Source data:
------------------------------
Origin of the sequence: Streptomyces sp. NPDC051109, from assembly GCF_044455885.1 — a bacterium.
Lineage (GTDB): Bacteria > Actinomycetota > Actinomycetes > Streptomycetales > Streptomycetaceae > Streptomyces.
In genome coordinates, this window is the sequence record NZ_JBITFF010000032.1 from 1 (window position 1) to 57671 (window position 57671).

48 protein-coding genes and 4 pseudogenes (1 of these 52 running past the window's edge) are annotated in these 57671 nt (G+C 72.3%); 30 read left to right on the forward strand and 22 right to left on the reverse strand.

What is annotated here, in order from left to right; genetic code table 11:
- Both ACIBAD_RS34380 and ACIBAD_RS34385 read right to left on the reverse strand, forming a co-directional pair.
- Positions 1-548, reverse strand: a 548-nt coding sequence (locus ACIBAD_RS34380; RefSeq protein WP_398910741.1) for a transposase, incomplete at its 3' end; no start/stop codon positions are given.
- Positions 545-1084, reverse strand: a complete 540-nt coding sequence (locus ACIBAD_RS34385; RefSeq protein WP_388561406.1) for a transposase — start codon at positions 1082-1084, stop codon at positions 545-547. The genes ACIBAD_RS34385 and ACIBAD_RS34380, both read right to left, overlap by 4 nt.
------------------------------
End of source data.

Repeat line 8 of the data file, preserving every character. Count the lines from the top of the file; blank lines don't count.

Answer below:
- Positions 545-1084, reverse strand: a complete 540-nt coding sequence (locus ACIBAD_RS34385; RefSeq protein WP_388561406.1) for a transposase — start codon at positions 1082-1084, stop codon at positions 545-547. The genes ACIBAD_RS34385 and ACIBAD_RS34380, both read right to left, overlap by 4 nt.